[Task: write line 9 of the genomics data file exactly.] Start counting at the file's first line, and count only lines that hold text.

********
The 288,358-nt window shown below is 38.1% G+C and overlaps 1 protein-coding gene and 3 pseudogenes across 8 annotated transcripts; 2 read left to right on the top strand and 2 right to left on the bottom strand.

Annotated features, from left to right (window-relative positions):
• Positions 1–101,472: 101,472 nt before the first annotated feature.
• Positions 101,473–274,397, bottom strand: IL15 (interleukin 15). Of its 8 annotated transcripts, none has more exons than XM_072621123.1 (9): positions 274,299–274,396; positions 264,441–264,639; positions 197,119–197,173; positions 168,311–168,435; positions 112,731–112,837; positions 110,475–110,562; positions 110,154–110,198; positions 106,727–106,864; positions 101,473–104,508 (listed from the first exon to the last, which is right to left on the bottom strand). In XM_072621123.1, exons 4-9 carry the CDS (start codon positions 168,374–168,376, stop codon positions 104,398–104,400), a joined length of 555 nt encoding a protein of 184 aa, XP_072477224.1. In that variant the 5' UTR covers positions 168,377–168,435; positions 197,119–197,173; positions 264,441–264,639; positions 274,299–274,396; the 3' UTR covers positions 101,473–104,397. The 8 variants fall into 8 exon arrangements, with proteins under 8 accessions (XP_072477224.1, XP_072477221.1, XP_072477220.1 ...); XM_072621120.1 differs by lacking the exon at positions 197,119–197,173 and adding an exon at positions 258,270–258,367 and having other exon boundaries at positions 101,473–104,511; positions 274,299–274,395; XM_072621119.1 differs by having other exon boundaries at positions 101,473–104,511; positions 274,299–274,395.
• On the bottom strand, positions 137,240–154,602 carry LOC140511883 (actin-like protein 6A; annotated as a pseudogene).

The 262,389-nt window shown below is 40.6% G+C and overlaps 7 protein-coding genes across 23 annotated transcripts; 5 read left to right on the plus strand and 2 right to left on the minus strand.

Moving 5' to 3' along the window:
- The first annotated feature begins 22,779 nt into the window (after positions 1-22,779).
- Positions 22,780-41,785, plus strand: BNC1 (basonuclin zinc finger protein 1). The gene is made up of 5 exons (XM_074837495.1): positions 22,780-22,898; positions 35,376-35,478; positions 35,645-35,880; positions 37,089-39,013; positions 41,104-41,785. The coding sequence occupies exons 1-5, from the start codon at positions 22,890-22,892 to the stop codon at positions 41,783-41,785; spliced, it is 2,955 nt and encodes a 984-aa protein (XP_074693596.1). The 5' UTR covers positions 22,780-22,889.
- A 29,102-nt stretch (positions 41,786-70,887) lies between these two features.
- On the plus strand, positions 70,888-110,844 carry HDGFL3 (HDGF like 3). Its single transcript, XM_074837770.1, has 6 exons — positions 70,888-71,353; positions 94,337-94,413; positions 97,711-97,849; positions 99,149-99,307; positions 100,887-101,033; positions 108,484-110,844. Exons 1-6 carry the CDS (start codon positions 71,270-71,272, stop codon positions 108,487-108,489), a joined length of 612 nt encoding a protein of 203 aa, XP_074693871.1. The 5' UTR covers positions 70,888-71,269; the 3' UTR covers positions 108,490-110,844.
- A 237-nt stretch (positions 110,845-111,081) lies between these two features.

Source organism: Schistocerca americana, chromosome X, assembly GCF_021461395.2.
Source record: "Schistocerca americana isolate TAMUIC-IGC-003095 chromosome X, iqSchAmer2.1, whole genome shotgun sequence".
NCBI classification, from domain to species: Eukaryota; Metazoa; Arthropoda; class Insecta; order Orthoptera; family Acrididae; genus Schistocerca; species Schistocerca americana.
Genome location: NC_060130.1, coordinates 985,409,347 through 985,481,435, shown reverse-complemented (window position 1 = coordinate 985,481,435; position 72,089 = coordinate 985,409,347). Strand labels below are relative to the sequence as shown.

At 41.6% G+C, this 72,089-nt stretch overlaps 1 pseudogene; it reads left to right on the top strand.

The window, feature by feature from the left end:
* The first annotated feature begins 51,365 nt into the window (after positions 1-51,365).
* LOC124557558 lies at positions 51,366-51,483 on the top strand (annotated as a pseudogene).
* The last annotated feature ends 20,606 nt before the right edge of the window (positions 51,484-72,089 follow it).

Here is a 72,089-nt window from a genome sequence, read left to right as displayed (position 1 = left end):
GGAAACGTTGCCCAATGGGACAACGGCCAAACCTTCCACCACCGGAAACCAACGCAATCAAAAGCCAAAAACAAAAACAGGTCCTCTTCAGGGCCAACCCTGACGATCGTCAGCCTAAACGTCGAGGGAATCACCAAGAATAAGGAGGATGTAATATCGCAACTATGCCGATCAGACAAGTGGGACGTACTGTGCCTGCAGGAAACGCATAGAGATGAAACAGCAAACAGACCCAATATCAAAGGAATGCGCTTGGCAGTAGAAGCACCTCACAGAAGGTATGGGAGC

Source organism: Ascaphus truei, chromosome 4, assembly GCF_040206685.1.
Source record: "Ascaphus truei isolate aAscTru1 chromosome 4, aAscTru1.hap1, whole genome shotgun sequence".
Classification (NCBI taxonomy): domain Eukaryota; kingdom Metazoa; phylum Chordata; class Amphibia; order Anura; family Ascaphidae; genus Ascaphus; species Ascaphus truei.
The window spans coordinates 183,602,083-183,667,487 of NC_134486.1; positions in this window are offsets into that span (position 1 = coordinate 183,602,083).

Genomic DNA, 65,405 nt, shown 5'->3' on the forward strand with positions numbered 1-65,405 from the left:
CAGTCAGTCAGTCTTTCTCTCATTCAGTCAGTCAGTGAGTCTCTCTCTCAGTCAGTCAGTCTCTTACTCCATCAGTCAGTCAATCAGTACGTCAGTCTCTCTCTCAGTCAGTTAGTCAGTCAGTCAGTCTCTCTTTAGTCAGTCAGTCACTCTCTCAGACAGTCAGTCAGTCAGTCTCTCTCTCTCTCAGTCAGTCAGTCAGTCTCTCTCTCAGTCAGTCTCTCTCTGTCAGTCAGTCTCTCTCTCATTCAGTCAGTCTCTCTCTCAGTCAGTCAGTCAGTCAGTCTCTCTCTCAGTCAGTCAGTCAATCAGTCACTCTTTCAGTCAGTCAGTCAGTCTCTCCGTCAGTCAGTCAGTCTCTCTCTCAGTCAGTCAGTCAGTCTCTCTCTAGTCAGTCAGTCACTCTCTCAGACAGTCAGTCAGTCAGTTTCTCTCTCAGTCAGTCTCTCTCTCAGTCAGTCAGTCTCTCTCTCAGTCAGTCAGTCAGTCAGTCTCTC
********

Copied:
- Positions 22,780-41,785, plus strand: BNC1 (basonuclin zinc finger protein 1). The gene is made up of 5 exons (XM_074837495.1): positions 22,780-22,898; positions 35,376-35,478; positions 35,645-35,880; positions 37,089-39,013; positions 41,104-41,785. The coding sequence occupies exons 1-5, from the start codon at positions 22,890-22,892 to the stop codon at positions 41,783-41,785; spliced, it is 2,955 nt and encodes a 984-aa protein (XP_074693596.1). The 5' UTR covers positions 22,780-22,889.